Microlending in America
An ambitious social experiment will launch later this year that will test Americans' ability and willingness not just to give, but to give to one another.
An ambitious social experiment will launch later this year that will test Americans’ ability and willingness not just to give, but to give to one another. Kiva, an online micro-lender that has so far worked only in developing nations, will be launching here in the U.S. Americans have been more than willing to give small loans to businesses in Africa and South America. But will they loan to one another? To help answer that question,
There is the questions of whether or not the laws and motivations that have people donating overseas will work down the street. Premal Shah, the president of Kiva, says, "I think entrepreneurship is everywhere, and there is microfinance here, today, in the U.S. We think that on the website people will want to fund a hot dog vendor or a shoe shiner, or someone who wants to start up a daycare business."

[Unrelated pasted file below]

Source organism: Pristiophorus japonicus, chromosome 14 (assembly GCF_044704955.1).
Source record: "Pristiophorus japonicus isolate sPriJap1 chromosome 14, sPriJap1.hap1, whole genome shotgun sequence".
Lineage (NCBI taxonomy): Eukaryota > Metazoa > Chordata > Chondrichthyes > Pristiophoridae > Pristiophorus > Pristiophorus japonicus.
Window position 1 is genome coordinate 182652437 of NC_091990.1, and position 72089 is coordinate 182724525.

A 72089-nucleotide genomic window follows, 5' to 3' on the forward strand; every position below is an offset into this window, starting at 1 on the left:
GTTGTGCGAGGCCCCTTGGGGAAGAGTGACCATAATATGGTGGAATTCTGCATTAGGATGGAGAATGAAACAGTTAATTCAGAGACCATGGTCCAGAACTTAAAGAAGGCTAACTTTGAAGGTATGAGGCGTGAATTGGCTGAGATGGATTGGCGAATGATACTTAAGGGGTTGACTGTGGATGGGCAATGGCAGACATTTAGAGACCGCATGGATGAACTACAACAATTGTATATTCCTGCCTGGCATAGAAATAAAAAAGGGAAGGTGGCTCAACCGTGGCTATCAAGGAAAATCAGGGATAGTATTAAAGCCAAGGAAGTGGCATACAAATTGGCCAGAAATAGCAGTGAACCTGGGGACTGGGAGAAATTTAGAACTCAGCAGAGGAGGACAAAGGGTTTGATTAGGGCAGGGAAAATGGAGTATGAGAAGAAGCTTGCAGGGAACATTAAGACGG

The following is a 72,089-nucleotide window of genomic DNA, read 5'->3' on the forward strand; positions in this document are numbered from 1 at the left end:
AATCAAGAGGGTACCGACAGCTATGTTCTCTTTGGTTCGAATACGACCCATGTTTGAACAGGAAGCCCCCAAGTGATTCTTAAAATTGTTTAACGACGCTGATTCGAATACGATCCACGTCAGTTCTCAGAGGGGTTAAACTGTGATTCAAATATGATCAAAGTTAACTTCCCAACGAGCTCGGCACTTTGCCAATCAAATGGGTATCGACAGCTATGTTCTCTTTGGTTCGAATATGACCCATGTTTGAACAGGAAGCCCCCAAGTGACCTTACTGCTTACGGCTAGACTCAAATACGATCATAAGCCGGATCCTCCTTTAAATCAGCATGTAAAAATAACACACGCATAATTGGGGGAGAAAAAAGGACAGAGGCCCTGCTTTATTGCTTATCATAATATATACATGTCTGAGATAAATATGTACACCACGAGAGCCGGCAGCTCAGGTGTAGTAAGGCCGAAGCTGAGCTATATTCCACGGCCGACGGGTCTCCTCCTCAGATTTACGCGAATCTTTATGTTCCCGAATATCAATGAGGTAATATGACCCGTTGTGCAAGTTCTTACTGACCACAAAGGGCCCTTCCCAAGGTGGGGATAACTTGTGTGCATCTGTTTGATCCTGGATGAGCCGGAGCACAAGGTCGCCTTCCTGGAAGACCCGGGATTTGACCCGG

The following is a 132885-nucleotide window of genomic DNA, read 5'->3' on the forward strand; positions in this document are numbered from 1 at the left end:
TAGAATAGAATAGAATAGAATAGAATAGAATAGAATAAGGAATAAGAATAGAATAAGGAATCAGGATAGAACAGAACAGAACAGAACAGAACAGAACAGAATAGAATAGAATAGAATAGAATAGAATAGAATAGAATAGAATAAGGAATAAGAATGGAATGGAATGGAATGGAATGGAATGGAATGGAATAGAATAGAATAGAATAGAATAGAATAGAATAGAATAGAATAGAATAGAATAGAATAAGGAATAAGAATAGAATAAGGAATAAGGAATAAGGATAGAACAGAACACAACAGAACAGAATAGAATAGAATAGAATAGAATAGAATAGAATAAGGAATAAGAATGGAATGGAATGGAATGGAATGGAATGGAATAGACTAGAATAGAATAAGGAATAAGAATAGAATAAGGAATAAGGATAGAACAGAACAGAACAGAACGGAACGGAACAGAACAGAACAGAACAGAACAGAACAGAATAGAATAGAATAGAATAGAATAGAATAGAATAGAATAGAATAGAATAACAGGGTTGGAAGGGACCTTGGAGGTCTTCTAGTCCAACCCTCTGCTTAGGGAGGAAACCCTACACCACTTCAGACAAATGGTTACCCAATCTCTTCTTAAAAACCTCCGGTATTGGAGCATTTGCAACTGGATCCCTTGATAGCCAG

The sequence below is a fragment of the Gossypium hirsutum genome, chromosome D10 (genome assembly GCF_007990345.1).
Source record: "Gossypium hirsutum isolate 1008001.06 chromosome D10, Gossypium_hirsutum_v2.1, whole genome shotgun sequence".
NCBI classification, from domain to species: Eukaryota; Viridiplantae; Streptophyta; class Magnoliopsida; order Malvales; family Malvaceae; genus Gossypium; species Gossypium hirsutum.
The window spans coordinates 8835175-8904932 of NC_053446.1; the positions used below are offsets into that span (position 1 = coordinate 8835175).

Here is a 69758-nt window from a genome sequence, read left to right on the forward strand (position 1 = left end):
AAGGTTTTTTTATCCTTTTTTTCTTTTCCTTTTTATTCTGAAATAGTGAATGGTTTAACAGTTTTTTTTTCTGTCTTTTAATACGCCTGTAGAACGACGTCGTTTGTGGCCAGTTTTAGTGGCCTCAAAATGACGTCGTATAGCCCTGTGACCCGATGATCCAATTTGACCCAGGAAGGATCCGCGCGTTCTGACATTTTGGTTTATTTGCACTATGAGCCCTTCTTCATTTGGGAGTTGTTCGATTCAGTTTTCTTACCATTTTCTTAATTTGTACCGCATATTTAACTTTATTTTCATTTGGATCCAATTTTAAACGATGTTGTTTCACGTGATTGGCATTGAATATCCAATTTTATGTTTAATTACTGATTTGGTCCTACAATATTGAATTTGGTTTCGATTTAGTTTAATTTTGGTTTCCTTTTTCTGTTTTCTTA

Shah cites the repayment rates in the 90 percent range as evidence that this is something that people will be encouraged to support. The difference will be in the loan sizes themselves; the work that Kiva has done around the world in the sub-$100 range has proven to be quite effective for the recipeints. That amount can go a long way, depending upon the location of the borrower. In the U.S., the amounts will need to be in the $5,000-$7,000 range to be effective.
Shah also contends that microlending is essentially an American, capitalist way of doing business. "That's a very American notion: the idea of giving someone a little bit of seed capital, over charity, often times, to help them create income for themselves and theiir families."
"The Takeaway" is a national morning news program, delivering the news and analysis you need to catch up, start your day, and prepare for what’s ahead. The show is a co-production of WNYC and PRI, in editorial collaboration with the BBC, The New York Times Radio, and WGBH.